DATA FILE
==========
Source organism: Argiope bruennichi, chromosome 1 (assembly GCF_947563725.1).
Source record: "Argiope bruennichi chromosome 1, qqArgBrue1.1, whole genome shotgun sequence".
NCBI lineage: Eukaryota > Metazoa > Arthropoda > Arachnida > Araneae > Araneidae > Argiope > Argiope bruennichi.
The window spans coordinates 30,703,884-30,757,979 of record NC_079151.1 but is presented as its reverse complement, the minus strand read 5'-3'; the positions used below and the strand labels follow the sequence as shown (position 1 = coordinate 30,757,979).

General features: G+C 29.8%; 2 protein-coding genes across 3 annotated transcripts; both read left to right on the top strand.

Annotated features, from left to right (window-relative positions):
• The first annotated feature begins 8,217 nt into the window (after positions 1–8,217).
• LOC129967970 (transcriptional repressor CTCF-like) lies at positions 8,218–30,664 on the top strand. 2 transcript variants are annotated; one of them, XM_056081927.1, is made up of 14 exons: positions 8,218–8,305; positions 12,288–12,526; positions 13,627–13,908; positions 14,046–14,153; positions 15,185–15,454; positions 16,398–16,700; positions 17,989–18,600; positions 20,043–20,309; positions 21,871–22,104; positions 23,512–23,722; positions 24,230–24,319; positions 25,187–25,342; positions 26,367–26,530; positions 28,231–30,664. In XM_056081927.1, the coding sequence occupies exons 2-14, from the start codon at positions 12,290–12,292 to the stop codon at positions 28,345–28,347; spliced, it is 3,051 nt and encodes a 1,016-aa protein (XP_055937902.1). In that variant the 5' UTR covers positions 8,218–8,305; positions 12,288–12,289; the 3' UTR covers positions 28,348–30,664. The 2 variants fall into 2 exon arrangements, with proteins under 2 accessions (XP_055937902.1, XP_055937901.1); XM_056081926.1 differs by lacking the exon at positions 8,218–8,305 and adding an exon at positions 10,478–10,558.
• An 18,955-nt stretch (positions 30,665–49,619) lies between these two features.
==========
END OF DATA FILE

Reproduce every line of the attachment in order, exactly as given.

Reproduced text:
Source organism: Argiope bruennichi, chromosome 1 (assembly GCF_947563725.1).
Source record: "Argiope bruennichi chromosome 1, qqArgBrue1.1, whole genome shotgun sequence".
NCBI lineage: Eukaryota > Metazoa > Arthropoda > Arachnida > Araneae > Araneidae > Argiope > Argiope bruennichi.
The window spans coordinates 30,703,884-30,757,979 of record NC_079151.1 but is presented as its reverse complement, the minus strand read 5'-3'; the positions used below and the strand labels follow the sequence as shown (position 1 = coordinate 30,757,979).

General features: G+C 29.8%; 2 protein-coding genes across 3 annotated transcripts; both read left to right on the top strand.

Annotated features, from left to right (window-relative positions):
• The first annotated feature begins 8,217 nt into the window (after positions 1–8,217).
• LOC129967970 (transcriptional repressor CTCF-like) lies at positions 8,218–30,664 on the top strand. 2 transcript variants are annotated; one of them, XM_056081927.1, is made up of 14 exons: positions 8,218–8,305; positions 12,288–12,526; positions 13,627–13,908; positions 14,046–14,153; positions 15,185–15,454; positions 16,398–16,700; positions 17,989–18,600; positions 20,043–20,309; positions 21,871–22,104; positions 23,512–23,722; positions 24,230–24,319; positions 25,187–25,342; positions 26,367–26,530; positions 28,231–30,664. In XM_056081927.1, the coding sequence occupies exons 2-14, from the start codon at positions 12,290–12,292 to the stop codon at positions 28,345–28,347; spliced, it is 3,051 nt and encodes a 1,016-aa protein (XP_055937902.1). In that variant the 5' UTR covers positions 8,218–8,305; positions 12,288–12,289; the 3' UTR covers positions 28,348–30,664. The 2 variants fall into 2 exon arrangements, with proteins under 2 accessions (XP_055937902.1, XP_055937901.1); XM_056081926.1 differs by lacking the exon at positions 8,218–8,305 and adding an exon at positions 10,478–10,558.
• An 18,955-nt stretch (positions 30,665–49,619) lies between these two features.